By Hazel Gaynor and Heather Webb
Writing is a solitary and very personal process. Alone at our
1. Choose your writing partner wisely.
Your best writing friend is not necessarily your best writing partner. Though friendship will likely develop as an effect of working so closely with someone, it’s not a necessity. On the other hand, being professional and challenging each other to be the best writers you can be, is. You want a satisfying working relationship in which you can trust the other to hold up their end of the bargain—and not cop out with personal excuses. Dropping the ball and personal excuses may be more common with people who will love us no matter what.
2. Have a clear vision for the book from the start: tone, plot, structure, and characters.
Make sure you are—literally—on the same page so there aren’t sticky issues down the road. It’s important to be sure your vision for each of the integral pieces to the story match. One author might assume a character is a bit of a rogue, and the other author might see him as a passive sort of fellow who is shy toward women. If these character sketches aren’t fleshed out ahead of time, or at least agreed upon during drafting, it could cause some in-fighting. The same goes for Discuss, discuss, discuss.
3. Choose a style and structure for the book that allows dual writing to work to its best.
This will be completely dependent on what the authors choose, but typically, it’s best to use more than one point of view character, or use a structure that allows for easy swapping of chapters and scenes, back and forth. That being said, many authors work on a single point of view character with ease!
4. Agree on a realistic writing schedule to which you can both commit.
Keep in mind, you will also have solo projects in the works. There are a variety of ways to split up the work time, including alternating chapters or writing different points of view. In addition, decide how to divide the work week between partners.
5. Leave your ego at the door.
Sometimes we don’t realize how attached we are to a particular idea or thread, and one of the authors really believes that’s not the way to go. Co-writing isn’t about who is right or wrong, or who is the best writer. Both writers bring unique qualities to the table and each can put an interesting spin on something that might work. But there is a best choice for this particular story and it’s up to each author to let go of their ego and be open to suggestion to create the strongest, most engaging story possible. Which brings us to our next point:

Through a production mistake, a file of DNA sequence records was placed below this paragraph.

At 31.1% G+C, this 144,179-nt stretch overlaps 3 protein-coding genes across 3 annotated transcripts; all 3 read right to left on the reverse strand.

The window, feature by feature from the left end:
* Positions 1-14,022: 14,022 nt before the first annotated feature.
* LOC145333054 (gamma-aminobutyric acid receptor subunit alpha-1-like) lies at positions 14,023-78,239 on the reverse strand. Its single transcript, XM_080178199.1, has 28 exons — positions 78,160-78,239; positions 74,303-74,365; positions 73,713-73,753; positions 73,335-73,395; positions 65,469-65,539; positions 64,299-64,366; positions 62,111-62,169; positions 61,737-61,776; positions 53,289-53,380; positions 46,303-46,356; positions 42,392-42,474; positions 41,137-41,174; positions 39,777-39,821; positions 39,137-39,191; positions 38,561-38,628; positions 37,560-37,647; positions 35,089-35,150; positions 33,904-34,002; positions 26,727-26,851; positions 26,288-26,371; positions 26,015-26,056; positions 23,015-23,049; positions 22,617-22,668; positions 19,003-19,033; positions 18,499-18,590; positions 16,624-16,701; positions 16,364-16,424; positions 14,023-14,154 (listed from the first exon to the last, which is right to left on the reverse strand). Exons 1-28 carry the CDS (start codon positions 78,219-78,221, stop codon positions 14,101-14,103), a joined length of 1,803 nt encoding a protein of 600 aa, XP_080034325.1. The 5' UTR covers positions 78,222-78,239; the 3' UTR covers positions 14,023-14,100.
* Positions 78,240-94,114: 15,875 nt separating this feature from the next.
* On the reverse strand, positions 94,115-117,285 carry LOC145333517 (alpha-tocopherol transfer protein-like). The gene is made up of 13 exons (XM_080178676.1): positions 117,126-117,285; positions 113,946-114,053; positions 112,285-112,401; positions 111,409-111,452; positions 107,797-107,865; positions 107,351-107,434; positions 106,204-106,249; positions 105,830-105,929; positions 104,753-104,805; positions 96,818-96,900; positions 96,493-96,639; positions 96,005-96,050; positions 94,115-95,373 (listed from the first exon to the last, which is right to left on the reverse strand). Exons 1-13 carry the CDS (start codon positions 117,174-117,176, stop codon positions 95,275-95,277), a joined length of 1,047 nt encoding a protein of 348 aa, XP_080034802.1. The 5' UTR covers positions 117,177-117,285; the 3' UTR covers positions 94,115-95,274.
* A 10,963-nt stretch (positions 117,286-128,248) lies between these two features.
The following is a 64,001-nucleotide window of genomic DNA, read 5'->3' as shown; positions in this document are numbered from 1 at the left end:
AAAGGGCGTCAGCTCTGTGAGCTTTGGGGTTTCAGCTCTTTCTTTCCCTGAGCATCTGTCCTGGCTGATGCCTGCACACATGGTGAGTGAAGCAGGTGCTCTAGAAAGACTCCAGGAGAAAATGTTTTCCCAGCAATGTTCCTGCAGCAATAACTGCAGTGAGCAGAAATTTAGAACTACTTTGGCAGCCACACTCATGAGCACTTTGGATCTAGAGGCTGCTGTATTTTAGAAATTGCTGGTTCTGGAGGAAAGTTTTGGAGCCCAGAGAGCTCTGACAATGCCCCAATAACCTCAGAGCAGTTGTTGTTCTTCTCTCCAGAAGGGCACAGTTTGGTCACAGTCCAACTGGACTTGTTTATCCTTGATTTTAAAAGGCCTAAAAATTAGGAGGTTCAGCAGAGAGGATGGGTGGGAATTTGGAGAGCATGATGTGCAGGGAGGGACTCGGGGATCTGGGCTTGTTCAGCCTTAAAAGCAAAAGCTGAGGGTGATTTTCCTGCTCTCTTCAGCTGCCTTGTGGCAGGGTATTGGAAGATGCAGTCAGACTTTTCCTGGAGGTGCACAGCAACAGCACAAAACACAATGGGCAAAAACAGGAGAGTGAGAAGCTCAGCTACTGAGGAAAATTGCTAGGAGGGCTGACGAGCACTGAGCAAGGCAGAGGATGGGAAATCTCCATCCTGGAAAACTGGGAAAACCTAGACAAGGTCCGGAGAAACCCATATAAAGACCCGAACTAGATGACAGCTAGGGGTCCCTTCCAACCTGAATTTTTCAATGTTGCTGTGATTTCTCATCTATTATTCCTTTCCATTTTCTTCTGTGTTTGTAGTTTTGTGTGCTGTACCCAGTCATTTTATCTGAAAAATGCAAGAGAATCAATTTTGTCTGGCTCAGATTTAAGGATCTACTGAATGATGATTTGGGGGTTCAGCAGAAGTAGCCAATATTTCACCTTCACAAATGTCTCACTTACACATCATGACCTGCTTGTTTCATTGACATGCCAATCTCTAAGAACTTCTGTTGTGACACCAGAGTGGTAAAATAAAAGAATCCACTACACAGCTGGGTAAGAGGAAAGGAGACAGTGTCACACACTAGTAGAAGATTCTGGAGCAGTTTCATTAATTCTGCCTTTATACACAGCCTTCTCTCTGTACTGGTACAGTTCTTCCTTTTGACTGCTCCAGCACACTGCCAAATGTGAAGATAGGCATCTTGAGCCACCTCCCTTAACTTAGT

6. Be flexible.
This may be the single most important aspect of co-writing. This encompasses what we’ve already mentioned above in terms of structure, style, characters, and changes to the story arc, but it also includes scheduling issues. You will learn a lot about your co-authors’ kids, pets, and family life and those responsibilities or random unforeseen issues that are beyond our control. Rework the schedule together to make it happen, and above all relax. Being a control freak while working with another person is going to cause a lot of unnecessary friction.
7. Meet regularly (if possible), or schedule regular Skype chats.
Email can only achieve so much. Continual communication is vital to ensure both authors are continually on the same page. Never assume you know what the other is thinking. English can be a nebulous language. Schedule phone calls or meetings as often as needed to work things out.
8. If it is your day to work on the book, work on the book.
Eating bonbons and working through your email inbox that day should come after the writing is done. When it comes time for promotion, if you say you’ll create graphics and organize book lists, then do it. You aren’t just letting yourself down—you’re letting your writing partner down and the book will suffer for it.
9. Have fun.
Share storyboards and Pinterest boards and interesting clips that relate to the book, or plan research trips together, if possible. This is a great and unique experience. Enjoy it.
10. Celebrate milestones and successes along the way.
This is the best part! When word count is reached and drafts are finished, covers are revealed and foreign sales come in—be sure to toast your accomplishments! All of that hard work should be rewarded.
Writing a collaborative novel can be a hugely rewarding and enriching experience. Writers can learn so much from each other, and can certainly enhance each others’ strengths as well as provide that much-needed motivation and inspiration. When the book is complete, what could be better than having someone to celebrate that achievement with?
Gaynor is the New York Times bestselling author of The Girl Who Came Home and The Cottingley Secret and recipient of the 2015 RNA Historical Novel of the Year award. She lives in Ireland with her husband
Culled from Writers Digest